Aurora Kinase

Aurora kinases are of particular relevance as they play a crucial role in cellular division by controlling chromatids segregation. Mammalian genomes uniquely encode for three Aurora kinases, Aurora A, Aurora B, and Aurora C, while for other metazoans, including the frog, fruitfly and nematode, only Aurora A and B kinases are known. Human Auroras A–C are kinases of a size ranging from 309 to 403 amino acid residues that exhibit a relatively high sequence divergence between species. The maintenance of a functional balance between mitotic checkpoint proteins and Aurora A is essential for the proper progression through mitosis. Moreover, this kinase is a key regulatory component of the p53 pathway as its overexpression leads to increased p53 degradation, which facilitates oncogenic transformation. Aurora B also plays an essential role in chromosome segregation and cytokinesis and its kinase activity is required for bipolar chromosome orientation and condensation. Aurora C is expressed at a moderate level albeit about an order of magnitude lower than Aurora B in diploid human fibroblasts. In contrast, the level of Aurora C is elevated in several human cancer cell types. Auroras C and B protein expression is maximally elevated during the G2/M phase but their expression profiles in synchronized cells reveal differential temporal regulation through the cell cycle.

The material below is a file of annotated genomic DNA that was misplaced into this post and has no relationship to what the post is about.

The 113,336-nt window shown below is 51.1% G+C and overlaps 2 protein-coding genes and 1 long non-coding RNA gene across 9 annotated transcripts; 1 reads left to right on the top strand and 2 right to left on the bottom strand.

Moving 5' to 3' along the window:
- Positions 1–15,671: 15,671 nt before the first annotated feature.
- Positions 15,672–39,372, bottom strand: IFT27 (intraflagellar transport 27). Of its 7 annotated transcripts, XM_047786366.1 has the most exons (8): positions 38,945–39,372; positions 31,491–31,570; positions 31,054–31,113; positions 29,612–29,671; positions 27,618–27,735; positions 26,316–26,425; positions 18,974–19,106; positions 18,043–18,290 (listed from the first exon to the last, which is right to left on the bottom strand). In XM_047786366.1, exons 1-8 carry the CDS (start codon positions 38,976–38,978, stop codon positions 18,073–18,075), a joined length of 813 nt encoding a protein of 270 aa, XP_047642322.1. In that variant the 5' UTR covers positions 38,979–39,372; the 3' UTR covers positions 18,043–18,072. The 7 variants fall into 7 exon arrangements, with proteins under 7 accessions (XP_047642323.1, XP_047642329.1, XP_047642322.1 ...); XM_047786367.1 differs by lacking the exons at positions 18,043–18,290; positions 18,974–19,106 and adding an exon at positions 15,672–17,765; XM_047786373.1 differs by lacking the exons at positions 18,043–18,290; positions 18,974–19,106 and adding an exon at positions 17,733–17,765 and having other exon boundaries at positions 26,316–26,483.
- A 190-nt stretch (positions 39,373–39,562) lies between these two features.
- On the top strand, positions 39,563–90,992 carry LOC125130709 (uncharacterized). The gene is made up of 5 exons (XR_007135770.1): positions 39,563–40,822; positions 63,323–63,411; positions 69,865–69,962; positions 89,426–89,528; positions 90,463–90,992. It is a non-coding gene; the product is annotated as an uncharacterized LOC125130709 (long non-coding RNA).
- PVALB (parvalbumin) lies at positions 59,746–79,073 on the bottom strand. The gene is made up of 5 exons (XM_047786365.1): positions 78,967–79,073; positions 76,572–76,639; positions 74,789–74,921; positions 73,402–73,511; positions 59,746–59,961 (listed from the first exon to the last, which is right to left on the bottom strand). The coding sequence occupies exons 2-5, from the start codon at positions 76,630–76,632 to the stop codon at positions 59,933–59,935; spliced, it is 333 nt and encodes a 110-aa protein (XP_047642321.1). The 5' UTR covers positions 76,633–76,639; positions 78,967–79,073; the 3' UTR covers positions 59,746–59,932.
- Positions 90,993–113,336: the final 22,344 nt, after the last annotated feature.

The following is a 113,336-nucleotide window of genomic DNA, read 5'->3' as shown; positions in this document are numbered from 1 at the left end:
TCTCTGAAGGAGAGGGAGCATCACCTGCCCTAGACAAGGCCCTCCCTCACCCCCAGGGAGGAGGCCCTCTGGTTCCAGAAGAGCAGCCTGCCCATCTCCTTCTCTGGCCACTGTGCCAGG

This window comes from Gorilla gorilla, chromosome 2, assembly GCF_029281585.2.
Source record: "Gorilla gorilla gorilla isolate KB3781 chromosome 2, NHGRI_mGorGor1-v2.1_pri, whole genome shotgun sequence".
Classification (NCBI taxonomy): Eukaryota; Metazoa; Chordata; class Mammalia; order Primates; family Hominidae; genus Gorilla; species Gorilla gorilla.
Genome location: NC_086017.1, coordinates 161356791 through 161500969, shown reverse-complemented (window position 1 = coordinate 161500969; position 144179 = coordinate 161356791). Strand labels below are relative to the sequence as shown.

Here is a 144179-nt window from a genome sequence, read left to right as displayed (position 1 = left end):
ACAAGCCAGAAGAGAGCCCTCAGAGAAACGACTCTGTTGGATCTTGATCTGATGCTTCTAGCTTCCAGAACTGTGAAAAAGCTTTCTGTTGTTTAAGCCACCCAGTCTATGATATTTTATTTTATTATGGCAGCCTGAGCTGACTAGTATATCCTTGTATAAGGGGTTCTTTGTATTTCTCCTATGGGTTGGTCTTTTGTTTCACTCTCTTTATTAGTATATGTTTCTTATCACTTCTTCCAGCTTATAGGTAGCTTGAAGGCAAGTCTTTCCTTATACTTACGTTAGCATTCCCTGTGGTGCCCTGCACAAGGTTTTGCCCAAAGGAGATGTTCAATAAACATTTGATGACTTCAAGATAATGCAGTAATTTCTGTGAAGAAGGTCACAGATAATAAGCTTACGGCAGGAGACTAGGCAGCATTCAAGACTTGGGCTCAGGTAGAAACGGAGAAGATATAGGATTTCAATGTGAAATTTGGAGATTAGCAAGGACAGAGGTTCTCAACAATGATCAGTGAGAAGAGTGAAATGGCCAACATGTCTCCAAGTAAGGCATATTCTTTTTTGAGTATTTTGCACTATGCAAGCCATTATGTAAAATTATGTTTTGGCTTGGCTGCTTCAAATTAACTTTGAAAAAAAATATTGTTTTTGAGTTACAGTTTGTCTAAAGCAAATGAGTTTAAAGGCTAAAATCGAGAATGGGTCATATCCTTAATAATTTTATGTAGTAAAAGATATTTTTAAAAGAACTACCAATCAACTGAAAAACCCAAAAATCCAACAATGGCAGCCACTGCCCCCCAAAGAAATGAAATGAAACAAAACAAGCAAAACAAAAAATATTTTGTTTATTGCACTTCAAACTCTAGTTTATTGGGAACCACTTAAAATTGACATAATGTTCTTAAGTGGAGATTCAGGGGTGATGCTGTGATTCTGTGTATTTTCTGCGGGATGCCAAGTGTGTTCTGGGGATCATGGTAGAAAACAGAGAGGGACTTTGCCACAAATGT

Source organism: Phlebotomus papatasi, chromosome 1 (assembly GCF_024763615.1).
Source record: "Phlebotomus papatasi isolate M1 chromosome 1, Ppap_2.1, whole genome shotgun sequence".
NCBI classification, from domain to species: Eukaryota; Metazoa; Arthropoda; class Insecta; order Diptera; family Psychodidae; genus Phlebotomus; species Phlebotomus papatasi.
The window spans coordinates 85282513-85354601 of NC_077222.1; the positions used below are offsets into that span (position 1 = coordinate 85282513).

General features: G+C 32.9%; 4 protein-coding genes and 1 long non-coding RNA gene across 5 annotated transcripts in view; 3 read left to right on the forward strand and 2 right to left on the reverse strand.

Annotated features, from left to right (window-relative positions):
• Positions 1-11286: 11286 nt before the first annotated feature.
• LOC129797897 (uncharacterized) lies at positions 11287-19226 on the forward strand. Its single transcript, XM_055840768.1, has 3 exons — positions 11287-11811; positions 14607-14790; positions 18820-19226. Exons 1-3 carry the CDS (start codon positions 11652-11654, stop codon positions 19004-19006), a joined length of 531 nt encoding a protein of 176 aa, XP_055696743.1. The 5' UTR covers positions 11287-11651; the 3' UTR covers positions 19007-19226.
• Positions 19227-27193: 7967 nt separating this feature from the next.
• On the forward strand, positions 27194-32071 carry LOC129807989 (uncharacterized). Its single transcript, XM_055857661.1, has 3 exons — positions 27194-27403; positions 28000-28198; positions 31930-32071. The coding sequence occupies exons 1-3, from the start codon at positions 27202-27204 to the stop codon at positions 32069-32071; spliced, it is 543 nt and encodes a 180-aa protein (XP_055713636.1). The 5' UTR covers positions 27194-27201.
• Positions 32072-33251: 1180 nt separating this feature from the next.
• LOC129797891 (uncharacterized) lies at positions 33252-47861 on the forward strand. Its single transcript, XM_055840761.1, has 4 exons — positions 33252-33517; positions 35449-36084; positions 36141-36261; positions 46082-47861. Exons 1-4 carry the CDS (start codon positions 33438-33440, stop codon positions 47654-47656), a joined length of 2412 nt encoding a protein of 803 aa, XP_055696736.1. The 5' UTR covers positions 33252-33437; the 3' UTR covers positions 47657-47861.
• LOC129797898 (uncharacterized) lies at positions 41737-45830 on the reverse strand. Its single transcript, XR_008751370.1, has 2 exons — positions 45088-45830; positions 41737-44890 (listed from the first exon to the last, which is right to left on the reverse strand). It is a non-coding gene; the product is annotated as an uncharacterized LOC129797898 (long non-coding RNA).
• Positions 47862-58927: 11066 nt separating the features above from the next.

1.Bolanos-Garcia VM. Int J Biochem Cell Biol. 2005 Aug;37(8):1572-7.